Washington, D.C.–(ENEWSPF)–December 19, 2009. The Congressional Budget Office (CBO) and the staff of the Joint Committee on Taxation (JCT) have released an analysis of the budgetary effects of the Patient Protection and Affordable Care Act (PPACA), Senate Amendment 2786 in the nature of a substitute to H.R. 3590 (as printed in the Congressional Record on November 19, 2009), incorporating the effects of changes proposed in the manager’s amendment released earlier today. The estimate does not include the effects of other amendments adopted during the Senate’s consideration of the Patient Protection and Affordable Care Act; it also does not reflect an incremental effect on PPACA from Congressional action on H.R. 3326, the Department of Defense Appropriations Act, 2010, which was cleared earlier today. Throughout this blog entry, references to “the legislation” mean the act as originally proposed and incorporating the manager’s amendment.
The manager’s amendment would make a number of changes to the act as originally proposed. The changes with the largest budgetary effects include: expanding eligibility for a small business tax credit; increasing penalties on certain uninsured people; replacing the “public plan” that would be run by the Department of Health and Human Services (HHS) with “multi-state” plans that would be offered under contract with the Office of Personnel Management (OPM); deleting provisions that would increase payment rates for physicians under Medicare; and increasing the payroll tax on higher-income individuals and families.
Estimated Budgetary Impact
CBO and JCT estimate that the direct spending and revenue effects of enacting the Patient Protection and Affordable Care Act incorporating the manager’s amendment would yield a net reduction in federal deficits of $132 billion over the 2010-2019 period. Of that total amount of deficit reduction, the manager’s amendment accounts for about $2 billion, and the act as originally proposed accounts for the remaining $130 billion. (See our analysis released on November 18 of the act as originally proposed.)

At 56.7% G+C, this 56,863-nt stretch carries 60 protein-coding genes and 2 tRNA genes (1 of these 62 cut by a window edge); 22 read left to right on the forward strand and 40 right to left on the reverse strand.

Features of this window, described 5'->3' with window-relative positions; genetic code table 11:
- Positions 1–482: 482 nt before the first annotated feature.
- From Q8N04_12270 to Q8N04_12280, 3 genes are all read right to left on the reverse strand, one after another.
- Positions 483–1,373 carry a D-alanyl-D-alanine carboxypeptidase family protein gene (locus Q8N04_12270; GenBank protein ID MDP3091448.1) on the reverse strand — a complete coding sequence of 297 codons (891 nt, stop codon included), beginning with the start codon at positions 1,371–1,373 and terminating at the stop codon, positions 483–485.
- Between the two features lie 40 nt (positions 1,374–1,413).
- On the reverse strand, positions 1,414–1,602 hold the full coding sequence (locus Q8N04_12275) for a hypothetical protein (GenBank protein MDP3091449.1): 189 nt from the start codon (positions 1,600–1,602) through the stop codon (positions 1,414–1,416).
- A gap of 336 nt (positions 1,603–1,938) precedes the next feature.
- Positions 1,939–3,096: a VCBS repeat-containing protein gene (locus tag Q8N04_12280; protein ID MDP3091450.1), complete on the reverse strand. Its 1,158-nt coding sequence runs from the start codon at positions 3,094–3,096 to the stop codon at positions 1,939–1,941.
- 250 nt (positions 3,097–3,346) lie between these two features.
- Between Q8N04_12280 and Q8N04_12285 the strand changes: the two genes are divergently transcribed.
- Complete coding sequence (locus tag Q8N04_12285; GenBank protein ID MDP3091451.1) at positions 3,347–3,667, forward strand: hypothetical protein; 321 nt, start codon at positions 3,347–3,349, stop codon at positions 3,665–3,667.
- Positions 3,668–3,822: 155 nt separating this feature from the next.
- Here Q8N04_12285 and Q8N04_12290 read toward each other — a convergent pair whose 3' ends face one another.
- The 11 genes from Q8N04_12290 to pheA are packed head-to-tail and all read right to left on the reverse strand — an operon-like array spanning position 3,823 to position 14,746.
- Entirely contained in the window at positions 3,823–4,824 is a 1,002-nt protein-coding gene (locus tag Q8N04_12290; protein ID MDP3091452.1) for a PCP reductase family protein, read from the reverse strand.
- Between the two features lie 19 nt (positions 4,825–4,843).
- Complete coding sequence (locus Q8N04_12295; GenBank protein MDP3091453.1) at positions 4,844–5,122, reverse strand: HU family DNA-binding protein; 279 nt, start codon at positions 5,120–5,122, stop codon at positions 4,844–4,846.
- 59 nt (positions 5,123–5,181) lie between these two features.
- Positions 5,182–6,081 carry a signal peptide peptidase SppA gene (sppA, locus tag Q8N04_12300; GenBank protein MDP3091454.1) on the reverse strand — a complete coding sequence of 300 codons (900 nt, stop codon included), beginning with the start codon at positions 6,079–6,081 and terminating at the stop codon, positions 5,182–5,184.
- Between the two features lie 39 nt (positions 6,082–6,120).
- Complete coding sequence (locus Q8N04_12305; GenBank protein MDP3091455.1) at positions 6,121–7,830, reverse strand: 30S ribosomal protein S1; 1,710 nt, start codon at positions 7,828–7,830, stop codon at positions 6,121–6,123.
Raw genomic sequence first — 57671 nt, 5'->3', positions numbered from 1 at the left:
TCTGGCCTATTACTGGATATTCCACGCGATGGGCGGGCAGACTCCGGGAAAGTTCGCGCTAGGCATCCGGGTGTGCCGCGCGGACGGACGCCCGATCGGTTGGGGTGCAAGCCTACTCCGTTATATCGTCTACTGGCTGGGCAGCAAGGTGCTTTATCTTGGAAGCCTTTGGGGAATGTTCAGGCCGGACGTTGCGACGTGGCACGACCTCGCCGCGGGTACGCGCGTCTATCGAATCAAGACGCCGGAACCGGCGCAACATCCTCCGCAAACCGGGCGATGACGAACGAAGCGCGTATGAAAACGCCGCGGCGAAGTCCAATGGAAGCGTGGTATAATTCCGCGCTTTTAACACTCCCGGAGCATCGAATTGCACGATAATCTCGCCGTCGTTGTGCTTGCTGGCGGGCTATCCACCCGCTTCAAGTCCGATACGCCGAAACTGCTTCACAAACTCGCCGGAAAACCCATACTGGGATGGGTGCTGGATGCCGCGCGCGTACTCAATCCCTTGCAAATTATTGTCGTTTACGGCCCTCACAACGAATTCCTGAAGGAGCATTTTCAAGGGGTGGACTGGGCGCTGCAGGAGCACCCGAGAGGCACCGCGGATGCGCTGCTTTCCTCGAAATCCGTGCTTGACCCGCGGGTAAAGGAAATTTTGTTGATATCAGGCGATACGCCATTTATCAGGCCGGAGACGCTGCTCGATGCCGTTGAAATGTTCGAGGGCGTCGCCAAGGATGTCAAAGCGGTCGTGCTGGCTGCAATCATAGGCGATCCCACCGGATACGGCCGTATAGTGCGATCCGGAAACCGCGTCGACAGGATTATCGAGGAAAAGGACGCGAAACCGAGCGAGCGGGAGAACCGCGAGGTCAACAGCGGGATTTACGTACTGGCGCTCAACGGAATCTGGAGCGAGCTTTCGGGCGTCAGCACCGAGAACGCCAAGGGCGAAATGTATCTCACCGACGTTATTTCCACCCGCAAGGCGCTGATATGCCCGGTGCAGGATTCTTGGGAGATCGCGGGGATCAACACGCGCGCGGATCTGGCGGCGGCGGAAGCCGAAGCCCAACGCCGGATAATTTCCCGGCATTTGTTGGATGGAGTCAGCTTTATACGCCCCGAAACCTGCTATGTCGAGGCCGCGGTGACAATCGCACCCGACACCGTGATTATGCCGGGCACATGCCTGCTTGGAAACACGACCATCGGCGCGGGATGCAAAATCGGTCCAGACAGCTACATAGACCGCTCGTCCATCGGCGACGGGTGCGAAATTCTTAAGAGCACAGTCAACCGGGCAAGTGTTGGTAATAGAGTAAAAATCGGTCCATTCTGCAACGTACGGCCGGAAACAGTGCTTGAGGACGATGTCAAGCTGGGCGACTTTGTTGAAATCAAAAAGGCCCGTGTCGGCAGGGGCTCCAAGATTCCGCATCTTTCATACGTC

The estimate includes a projected net cost of $614 billion over 10 years for the proposed expansions in insurance coverage. That net cost itself reflects a gross total of $871 billion in subsidies provided through the exchanges, increased net outlays for Medicaid and the Children’s Health Insurance Program (CHIP), and tax credits for small employers; those costs are partly offset by $149 billion in revenues from the excise tax on high-premium insurance plans and $108 billion in net savings from other sources. Over the 2010–2019 period, the net cost of the coverage expansions would be more than offset by the combination of other spending changes that CBO estimates would save $483 billion and other provisions that JCT and CBO estimate would increase federal revenues by $264 billion. In total, the legislation would increase outlays by $366 billion and increase revenues by $498 billion between 2010 and 2019.
Effects of Provisions Regarding Insurance Coverage
By 2019, CBO and JCT estimate, the number of nonelderly people who are uninsured would be reduced by about 31 million, leaving about 23 million nonelderly residents uninsured (about one-third of whom would be unauthorized immigrants). Under the legislation, the share of legal nonelderly residents with insurance coverage would rise from about 83 percent currently to about 94 percent. Approximately 26 million people would purchase their own coverage through the new insurance exchanges, and there would be roughly 15 million more enrollees in Medicaid and CHIP than is projected under current law. Relative to currently projected levels, the number of people purchasing individual coverage outside the exchanges would decline by about 5 million. The number of people obtaining coverage through their employer would be about 4 million lower in 2019 under the legislation, CBO and JCT estimate.
The proposal would call on OPM to contract for two national or multi-state health insurance plans—one of which would have to be nonprofit—that would be offered through the insurance exchanges. Whether insurers would be interested in offering such plans is unclear, and establishing a nationwide plan comprising only nonprofit insurers might be particularly difficult. Even if such plans were arranged, the insurers offering them would probably have participated in the insurance exchanges anyway, so the inclusion of this provision did not have a significant effect on the estimates of federal costs or enrollment in the exchanges.
Effects on Health Insurance Premiums